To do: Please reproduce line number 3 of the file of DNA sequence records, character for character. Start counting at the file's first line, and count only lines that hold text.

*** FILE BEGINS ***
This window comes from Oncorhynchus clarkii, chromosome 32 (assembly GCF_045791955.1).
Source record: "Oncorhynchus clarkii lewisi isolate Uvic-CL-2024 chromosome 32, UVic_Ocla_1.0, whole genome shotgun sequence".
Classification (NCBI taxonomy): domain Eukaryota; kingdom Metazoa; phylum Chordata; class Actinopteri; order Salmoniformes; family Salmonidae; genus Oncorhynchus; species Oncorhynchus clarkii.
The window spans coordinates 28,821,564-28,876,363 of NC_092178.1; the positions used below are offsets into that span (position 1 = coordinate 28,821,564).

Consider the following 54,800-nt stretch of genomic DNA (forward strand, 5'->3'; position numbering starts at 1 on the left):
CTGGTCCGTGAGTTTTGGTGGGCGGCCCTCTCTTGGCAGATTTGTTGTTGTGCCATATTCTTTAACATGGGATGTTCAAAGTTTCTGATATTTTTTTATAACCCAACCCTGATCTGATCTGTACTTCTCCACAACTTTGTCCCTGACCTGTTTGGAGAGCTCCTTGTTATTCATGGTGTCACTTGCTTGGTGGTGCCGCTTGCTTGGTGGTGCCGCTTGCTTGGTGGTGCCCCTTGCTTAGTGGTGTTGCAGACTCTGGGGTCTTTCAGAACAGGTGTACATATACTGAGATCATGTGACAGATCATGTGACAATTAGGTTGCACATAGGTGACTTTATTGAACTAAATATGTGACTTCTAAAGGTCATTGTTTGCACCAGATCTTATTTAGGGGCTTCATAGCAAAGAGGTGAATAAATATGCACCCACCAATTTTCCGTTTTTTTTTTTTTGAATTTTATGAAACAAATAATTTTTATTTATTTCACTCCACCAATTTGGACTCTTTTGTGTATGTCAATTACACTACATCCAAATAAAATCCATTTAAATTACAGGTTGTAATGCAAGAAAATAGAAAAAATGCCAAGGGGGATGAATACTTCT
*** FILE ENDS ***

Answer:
Classification (NCBI taxonomy): domain Eukaryota; kingdom Metazoa; phylum Chordata; class Actinopteri; order Salmoniformes; family Salmonidae; genus Oncorhynchus; species Oncorhynchus clarkii.